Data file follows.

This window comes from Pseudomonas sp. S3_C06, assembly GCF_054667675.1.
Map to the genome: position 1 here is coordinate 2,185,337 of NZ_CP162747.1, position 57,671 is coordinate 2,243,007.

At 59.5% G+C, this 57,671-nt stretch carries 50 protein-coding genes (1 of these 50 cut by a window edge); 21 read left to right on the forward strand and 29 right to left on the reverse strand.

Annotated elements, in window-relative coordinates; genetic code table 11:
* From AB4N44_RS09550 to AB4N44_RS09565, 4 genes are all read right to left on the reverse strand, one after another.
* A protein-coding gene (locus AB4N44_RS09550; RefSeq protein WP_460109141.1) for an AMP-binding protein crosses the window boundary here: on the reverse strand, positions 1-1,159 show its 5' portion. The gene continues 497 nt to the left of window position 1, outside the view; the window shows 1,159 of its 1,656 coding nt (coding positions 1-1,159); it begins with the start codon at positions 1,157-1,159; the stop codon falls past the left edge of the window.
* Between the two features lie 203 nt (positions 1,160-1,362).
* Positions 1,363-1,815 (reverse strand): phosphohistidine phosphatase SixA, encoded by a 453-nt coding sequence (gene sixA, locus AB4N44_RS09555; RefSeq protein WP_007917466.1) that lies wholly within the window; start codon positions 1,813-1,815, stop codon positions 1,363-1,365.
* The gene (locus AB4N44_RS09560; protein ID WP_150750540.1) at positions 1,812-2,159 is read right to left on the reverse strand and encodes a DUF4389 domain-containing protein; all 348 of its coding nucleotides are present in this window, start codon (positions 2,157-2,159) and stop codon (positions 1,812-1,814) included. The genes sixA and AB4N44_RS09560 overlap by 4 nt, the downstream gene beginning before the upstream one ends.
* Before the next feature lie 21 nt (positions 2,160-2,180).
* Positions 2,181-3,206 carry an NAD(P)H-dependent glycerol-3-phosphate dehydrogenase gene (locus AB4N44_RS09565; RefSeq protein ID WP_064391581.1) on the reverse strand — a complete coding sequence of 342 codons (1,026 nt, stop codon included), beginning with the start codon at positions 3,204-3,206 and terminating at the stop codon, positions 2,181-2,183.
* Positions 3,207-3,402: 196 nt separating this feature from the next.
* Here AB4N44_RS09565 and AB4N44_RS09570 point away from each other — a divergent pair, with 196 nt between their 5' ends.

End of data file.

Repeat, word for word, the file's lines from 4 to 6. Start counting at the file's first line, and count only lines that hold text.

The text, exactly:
Annotated elements, in window-relative coordinates; genetic code table 11:
* From AB4N44_RS09550 to AB4N44_RS09565, 4 genes are all read right to left on the reverse strand, one after another.
* A protein-coding gene (locus AB4N44_RS09550; RefSeq protein WP_460109141.1) for an AMP-binding protein crosses the window boundary here: on the reverse strand, positions 1-1,159 show its 5' portion. The gene continues 497 nt to the left of window position 1, outside the view; the window shows 1,159 of its 1,656 coding nt (coding positions 1-1,159); it begins with the start codon at positions 1,157-1,159; the stop codon falls past the left edge of the window.